MassDEP Recognizes 'Green Teams' in Berkshire County​

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BOSTON — State environmental officials recognized students from 27 schools across the Commonwealth for outstanding environmental actions as members of the "Green Team," a statewide environmental education program sponsored by the Executive Office of Energy and Environmental Affairs (EEA) and the Massachusetts Department of Environmental Protection (MassDEP).
 
Students of any age can participate in the Green Team program, an initiative composed of students that share the goals of reducing pollution and protecting the environment. 219 classes registered for the Green Team this school year, comprised of more than 40,000 students at 192 schools.
 
"The Baker-Polito Administration congratulates all of the Green Team teachers and students who showed outstanding leadership and initiative during the past school year to raise environmental awareness in their schools, homes, and communities," said Energy and Environmental Affairs Secretary Beth Card. "Students and teachers were able to accomplish excellent work while recycling, composting, gardening, and learning both at school and in the home. These schools set a tremendous example for both their peers and their communities."
 
Participating classes entered in a drawing for prizes, and 27 classes received prizes for their efforts. Three schools won grand prizes for schoolwide participation in recycling and/or composting programs and will receive performances by environmental "edu-tainer" Jack Golden. Seven schools focused their efforts on composting and community gardens and received gift cards to local garden centers for trees and gardening supplies to further enhance their school or community garden. The other classes received prizes for their participating students such as pencils, wrist bands, key chains, seeded bookmarks, and coloring books.
 
In Berkshire County, Hoosac Valley High school students received wrist bands and the Youth Center Inc. received a garden certificate. Wahconah Regional High School students were awarded seeded bookmarks.
 
Students took part in a range of activities, including:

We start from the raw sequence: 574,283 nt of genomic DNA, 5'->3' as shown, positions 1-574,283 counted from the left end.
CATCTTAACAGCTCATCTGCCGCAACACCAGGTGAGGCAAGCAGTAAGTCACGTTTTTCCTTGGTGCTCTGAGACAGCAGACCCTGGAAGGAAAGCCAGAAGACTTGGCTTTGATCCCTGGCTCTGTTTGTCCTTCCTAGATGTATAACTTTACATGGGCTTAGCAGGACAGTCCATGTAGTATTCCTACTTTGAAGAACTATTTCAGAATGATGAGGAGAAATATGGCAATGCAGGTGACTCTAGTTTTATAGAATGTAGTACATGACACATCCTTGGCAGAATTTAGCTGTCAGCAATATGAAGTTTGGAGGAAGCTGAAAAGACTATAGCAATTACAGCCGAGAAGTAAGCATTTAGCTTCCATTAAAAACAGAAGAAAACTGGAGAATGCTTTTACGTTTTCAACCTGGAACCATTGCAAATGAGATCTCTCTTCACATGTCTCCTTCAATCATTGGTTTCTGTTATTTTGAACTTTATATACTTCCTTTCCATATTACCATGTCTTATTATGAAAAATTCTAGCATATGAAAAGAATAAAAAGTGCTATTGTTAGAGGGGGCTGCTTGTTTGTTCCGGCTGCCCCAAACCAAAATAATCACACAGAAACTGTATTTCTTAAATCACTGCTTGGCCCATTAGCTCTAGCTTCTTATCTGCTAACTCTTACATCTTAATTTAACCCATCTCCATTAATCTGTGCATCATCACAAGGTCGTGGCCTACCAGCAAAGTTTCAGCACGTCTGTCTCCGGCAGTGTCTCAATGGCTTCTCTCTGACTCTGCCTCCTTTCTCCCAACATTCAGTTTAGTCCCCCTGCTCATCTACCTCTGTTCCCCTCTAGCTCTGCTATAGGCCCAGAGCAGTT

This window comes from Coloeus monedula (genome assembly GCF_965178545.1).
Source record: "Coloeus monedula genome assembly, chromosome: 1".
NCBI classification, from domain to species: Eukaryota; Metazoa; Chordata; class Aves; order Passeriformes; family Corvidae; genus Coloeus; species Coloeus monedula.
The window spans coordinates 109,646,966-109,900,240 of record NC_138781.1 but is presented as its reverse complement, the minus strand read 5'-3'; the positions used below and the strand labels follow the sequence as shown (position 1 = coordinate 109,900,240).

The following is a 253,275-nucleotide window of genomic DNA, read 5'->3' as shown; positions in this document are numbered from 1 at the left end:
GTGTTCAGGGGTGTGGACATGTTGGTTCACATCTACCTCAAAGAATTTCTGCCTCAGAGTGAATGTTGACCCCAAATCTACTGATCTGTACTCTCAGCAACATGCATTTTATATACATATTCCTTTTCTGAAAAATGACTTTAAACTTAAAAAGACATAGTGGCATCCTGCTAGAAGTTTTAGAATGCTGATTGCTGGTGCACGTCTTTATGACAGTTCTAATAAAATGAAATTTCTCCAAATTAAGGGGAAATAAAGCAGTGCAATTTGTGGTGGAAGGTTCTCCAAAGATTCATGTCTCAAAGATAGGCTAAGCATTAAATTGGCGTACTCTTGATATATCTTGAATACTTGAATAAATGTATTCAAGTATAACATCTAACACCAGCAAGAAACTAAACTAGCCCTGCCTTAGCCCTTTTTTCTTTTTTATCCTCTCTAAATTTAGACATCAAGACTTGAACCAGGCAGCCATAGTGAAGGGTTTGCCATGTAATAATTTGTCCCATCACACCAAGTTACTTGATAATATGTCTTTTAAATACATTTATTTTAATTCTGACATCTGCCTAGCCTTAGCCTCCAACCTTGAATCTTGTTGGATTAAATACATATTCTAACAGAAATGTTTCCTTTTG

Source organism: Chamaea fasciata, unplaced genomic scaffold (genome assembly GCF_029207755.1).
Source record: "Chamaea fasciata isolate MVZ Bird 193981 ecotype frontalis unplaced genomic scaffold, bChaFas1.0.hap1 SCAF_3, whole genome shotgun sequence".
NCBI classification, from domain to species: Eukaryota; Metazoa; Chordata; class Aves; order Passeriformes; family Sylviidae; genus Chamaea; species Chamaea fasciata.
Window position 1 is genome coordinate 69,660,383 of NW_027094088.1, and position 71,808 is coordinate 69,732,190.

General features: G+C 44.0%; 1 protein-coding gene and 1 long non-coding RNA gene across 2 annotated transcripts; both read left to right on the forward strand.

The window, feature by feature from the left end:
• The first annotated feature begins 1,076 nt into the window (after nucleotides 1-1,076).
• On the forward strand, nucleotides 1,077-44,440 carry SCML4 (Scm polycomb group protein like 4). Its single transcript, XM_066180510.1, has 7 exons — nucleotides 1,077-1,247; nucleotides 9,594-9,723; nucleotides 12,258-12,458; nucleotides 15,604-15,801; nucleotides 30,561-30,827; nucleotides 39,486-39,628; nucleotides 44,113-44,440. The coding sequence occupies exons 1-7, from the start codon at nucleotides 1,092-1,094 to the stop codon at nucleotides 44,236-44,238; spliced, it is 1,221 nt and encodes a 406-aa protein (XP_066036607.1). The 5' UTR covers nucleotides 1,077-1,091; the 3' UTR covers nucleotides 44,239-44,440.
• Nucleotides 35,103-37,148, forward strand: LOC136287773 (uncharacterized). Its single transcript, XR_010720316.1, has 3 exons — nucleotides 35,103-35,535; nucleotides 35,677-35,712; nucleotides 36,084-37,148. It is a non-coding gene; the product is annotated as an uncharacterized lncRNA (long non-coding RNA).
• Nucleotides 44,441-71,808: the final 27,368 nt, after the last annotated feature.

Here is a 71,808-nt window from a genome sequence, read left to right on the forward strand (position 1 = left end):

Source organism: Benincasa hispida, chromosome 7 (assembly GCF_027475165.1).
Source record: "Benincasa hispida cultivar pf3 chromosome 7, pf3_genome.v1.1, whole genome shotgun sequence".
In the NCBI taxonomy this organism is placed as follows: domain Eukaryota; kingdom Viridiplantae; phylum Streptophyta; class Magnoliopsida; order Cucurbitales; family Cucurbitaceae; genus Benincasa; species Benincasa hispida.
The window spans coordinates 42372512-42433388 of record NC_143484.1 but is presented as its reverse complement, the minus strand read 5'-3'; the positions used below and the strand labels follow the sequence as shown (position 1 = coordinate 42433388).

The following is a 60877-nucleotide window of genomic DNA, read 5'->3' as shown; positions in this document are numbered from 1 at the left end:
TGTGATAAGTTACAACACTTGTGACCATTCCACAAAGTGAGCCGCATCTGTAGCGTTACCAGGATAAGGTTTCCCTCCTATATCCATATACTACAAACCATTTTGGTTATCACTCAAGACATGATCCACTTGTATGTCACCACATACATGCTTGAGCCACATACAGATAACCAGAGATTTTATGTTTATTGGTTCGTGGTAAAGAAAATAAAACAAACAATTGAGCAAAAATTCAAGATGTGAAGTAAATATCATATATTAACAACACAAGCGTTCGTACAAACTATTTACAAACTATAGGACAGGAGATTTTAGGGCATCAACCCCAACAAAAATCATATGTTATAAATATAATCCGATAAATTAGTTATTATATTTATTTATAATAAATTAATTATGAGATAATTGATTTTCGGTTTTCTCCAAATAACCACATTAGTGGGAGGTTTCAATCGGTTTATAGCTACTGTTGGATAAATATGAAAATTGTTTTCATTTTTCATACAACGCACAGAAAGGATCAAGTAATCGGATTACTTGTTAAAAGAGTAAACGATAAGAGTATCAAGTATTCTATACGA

• Expanding school recycling programs;
  • Collecting textiles for donation and recycling;
  • Starting a compost pile using organic waste from the school cafeteria and using the compost it generates to nourish a garden to grow fruits and vegetables;
  • Planting trees and native wildflowers to attract pollinators and songbirds;
  • Repurposing and reusing materials to make "new" items;
  • Promoting water conservation;
  • Making their school driveways "Idle-Free Zones;"
  • Increasing energy efficiency in their schools and communities; and,
  • Reducing their carbon footprint at school and at home.
These activities incorporated classroom disciplines from the fields of science, technology, engineering, and mathematics (STEM), reading, writing, art, and other non-classroom, interrelated projects. Participating teachers received either a digital or hard-copy Green Team Kit containing classroom posters, lesson plans, recycling tips, and access to a library of other resources. In addition, 21 schools received recycling and/or composting equipment from the Green Team to initiate or expand school recycling programs, and five schools received signs reading "Idle-Free Zone" from the Green Team that serve as a visual reminder to drivers to turn off their engines while waiting in the schoolyard.
 
"Green Team students take the concept of environmental stewardship right into their own schools and communities with practical approaches to energy conservation, recycling, composting, and pollution prevention projects," said MassDEP Commissioner Martin Suuberg. "This year, many students were able to see the fruit of their own labor as a number of projects involved planting seeds and using compost from their own cafeterias to create a school vegetable and fruit garden."